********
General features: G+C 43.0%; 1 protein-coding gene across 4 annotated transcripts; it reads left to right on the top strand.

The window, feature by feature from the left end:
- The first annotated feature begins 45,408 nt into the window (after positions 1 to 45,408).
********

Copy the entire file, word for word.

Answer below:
General features: G+C 43.0%; 1 protein-coding gene across 4 annotated transcripts; it reads left to right on the top strand.

The window, feature by feature from the left end:
- The first annotated feature begins 45,408 nt into the window (after positions 1 to 45,408).